Health of Canadian democracy improving, but concerns remain, poll suggests

A new report from Samara Canada suggests Canadians feel better about the state of their democracy than they have in two years — but they say there's room for improvement from MPs.

Rates of direct participation in traditional politics remain relatively low in Canada

A woman holding a baby enters a polling station to vote in Calgary on Oct. 19, 2015. Higher voter turnout contributed to an improved letter grade for Canadian democracy in Samara's new democracy report card. (Mark Blinch/Reuters)

Amid widespread concern for the state of Western democracies and the rise of populist revolts, a new report says the health of Canadian democracy has improved over the last two years. But celebrations should be measured.

Democracy 360, the second biennial report by Samara, a non-partisan civic organization based in Toronto, finds the country's political culture is deserving of a B-minus grade, a slight improvement from the C that Samara bestowed in 2015.

The new score was bolstered by an improved turnout in the 2015 federal election, but also by survey results that suggest Canadians are somewhat happier with their MPs.

"Generally, our democracy doesn't have some of the warning signals going off as some other places around the world, which is good," says Jane Hilderman, Samara's executive director. "But our broader message is that what we've learned, if anything, from 2016 is you cannot take things for granted."

Fewer than half trust MPs and parties

Seventy-one per cent of respondents to a Samara survey conducted last fall were "fairly" or "very" satisfied with Canadian democracy, a six-point improvement over a similar poll in 2014.

Forty-seven per cent said they trust MPs to do what's right, good for a seven-point increase. The same percentage said they trust parties, an improvement of five percentage points.

But even with such improvements, the results are mixed.

Voters feel empowered when they see their votes have an impact on the formation of government, according to Jane Hilderman, executive director of Samara. (Jeff McIntosh/Canadian Press)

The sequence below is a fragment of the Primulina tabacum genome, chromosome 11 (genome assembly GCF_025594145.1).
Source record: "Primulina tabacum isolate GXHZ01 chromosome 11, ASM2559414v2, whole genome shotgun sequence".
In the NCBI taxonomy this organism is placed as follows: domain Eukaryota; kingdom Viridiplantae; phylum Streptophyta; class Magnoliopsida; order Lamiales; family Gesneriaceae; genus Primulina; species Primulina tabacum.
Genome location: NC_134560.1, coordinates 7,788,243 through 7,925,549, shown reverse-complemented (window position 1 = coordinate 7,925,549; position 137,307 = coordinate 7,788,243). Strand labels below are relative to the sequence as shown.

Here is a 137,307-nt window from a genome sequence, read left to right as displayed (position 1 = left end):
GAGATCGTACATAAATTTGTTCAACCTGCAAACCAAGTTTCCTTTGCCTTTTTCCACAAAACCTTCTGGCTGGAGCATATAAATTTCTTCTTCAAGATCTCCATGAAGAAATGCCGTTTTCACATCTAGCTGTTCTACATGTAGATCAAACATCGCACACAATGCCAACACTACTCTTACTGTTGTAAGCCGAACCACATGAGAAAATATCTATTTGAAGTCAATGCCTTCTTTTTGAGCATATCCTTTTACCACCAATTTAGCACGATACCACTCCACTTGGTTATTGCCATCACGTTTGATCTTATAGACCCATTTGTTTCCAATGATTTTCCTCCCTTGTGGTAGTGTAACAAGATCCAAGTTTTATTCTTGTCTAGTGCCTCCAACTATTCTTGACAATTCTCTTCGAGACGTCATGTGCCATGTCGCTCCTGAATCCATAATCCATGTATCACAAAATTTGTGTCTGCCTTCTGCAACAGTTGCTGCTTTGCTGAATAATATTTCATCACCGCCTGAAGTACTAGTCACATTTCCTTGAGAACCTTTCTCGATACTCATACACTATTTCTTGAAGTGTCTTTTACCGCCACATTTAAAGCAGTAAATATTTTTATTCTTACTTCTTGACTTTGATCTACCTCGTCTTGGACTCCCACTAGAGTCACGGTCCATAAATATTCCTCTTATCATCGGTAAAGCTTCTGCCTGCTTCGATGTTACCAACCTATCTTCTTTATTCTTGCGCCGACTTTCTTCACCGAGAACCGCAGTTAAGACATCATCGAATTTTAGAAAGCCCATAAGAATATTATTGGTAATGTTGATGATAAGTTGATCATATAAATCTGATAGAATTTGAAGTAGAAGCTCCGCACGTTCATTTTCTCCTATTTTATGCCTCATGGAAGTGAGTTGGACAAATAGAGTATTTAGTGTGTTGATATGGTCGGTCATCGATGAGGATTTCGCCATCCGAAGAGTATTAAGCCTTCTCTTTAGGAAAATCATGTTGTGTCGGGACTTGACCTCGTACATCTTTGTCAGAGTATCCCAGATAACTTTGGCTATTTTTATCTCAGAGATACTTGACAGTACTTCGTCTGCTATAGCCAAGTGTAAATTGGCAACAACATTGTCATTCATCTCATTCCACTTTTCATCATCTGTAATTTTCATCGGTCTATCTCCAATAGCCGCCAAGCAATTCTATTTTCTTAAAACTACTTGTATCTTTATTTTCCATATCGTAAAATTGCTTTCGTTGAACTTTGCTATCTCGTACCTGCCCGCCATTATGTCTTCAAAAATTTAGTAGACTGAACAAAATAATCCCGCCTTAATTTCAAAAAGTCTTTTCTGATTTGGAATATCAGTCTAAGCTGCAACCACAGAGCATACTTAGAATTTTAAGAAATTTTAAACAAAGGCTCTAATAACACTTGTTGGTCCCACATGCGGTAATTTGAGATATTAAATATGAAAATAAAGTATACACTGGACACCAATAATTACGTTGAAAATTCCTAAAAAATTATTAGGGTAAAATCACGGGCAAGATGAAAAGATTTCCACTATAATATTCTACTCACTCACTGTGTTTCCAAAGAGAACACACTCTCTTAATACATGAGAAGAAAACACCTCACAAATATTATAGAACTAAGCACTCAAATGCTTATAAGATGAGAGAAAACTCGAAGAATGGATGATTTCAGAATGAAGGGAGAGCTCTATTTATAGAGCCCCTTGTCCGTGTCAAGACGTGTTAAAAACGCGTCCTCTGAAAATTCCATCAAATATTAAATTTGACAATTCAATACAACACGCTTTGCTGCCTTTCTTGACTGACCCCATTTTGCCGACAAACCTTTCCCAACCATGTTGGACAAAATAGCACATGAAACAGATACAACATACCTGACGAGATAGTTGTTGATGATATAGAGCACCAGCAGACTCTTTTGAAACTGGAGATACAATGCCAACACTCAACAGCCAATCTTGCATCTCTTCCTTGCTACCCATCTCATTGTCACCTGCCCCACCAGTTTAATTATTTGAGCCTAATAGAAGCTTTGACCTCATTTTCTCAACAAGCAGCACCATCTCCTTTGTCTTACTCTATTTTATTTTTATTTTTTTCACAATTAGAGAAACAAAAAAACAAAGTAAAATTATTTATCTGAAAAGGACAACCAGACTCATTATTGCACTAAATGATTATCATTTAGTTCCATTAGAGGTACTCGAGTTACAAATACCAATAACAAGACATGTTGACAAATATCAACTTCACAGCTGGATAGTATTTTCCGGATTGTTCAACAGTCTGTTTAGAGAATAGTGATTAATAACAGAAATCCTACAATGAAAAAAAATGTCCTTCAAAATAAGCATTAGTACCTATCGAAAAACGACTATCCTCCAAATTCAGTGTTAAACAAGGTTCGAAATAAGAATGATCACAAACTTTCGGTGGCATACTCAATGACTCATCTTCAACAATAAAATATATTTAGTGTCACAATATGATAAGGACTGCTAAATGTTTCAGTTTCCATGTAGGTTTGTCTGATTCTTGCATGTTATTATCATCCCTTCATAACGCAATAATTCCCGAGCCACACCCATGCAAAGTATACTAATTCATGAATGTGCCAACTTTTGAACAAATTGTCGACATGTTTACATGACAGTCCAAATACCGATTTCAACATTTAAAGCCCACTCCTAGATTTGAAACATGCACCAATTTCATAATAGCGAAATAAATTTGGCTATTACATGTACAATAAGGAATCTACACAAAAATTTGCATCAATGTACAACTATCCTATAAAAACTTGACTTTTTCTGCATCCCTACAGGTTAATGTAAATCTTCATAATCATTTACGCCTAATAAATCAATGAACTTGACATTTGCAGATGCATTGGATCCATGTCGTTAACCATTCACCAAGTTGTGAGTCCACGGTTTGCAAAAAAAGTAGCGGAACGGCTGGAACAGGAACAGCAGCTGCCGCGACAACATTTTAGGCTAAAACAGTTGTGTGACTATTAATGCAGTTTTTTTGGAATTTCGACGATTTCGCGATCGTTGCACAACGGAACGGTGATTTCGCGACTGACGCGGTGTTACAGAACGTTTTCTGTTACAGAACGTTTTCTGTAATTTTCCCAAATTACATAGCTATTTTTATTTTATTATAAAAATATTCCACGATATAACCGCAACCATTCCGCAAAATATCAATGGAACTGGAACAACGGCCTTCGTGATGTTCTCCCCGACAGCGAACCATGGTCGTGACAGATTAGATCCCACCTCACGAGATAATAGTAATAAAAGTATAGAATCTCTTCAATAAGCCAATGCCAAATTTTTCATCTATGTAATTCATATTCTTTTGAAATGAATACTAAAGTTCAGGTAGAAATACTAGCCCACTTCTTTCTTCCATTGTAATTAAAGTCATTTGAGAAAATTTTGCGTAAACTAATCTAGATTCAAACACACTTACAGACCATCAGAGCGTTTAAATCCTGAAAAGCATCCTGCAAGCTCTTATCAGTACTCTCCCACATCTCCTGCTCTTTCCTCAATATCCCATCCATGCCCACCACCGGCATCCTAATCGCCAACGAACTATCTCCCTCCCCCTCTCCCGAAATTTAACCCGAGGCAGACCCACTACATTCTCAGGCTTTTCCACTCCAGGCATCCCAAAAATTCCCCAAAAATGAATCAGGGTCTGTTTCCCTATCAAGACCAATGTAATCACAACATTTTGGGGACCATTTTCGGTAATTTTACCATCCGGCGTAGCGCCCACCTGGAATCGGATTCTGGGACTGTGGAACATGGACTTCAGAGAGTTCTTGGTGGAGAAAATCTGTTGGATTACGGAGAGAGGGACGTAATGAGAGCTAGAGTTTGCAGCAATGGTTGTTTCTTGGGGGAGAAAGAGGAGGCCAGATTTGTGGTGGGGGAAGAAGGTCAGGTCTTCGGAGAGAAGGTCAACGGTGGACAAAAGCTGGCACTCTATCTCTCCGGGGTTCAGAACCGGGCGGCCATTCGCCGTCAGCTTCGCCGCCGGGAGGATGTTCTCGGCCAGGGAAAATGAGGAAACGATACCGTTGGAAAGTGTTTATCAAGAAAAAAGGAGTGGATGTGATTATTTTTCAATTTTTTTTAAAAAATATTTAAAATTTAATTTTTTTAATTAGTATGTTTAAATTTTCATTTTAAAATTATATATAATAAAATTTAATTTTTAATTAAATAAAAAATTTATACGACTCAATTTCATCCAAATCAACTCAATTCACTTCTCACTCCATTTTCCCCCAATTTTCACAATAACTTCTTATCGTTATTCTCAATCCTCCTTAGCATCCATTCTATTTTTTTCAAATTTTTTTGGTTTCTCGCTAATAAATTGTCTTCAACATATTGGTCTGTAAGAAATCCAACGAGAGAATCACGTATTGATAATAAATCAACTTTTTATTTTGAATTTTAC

Survey respondents gave MPs narrowly passing grades across six measures of performance, but MPs still received their highest mark (63 per cent) for "representing the view of their political party."

MPs scored just 53 per cent for representing their riding and 50 per cent for holding the government to account and watching how public money is spent.

Sixty-seven per cent reported having a discussion about politics and 63 per cent said they had been contacted by a politician or party, but just 29 per cent said the decisions made by elected officials affect them "every day."

The results are based on a survey of 4,003 Canadian residents over the age of 18 drawn from an online sample. The survey was conducted in English and French from Sept. 23 to Oct. 6, 2016.

Trust drops in government, media, business

A survey published earlier this year by Edelman, an international public-relations firm, reported a decrease in Canadians' trust for government, media and business, along with an increased gap in perceptions among the "informed" public and the general population.

Such findings have been fodder for concerns that a mood of popular backlash or disenchantment — the feelings that inspired Britain's vote to leave the European Union or the American election of Donald Trump — could be spreading across Western democracies.

Samara's numbers might temper those concerns in the Canadian context, but not so much that anyone should get too comfortable.

Samara notes that Parliament is still failing to reflect the diversity of society: just 26 per cent of MPs are women and only four per cent are between the ages of 18 and 30 (compared with 17 per cent of the general population).

And despite the boost in turnout and the excitement that a general election might have generated, rates of direct participation in traditional politics remain relatively low.

Small 'engaged core' of party politics

Only eight per cent of survey respondents said they were a member of a political party. Nineteen per cent reported donating to a candidate or party and 15 per cent said they had volunteered for a political campaign.

"[Increased turnout and trust suggest] Canadians are still open to seeing change made through politics and believe that they have some ability to pull a lever in politics: they saw a government change in a pretty clear way as a result of their voice at the ballot box," Hilderman says. 

"But the one area where things haven't changed that much is people's engagement in formal politics beyond the ballot box. Which suggests there's still a small group of people kind of who are really the engaged core at the heart of our politics. And that is not good in the long run."

In the interests of improving Canada's score, Samara advocates for a five-part strategy aimed at strengthening Canada's "democratic infrastructure": improving civic education, ensuring that consultations between the public and MPs are meaningful, increasing civility, empowering MPs, and increasing diversity among elected representatives.

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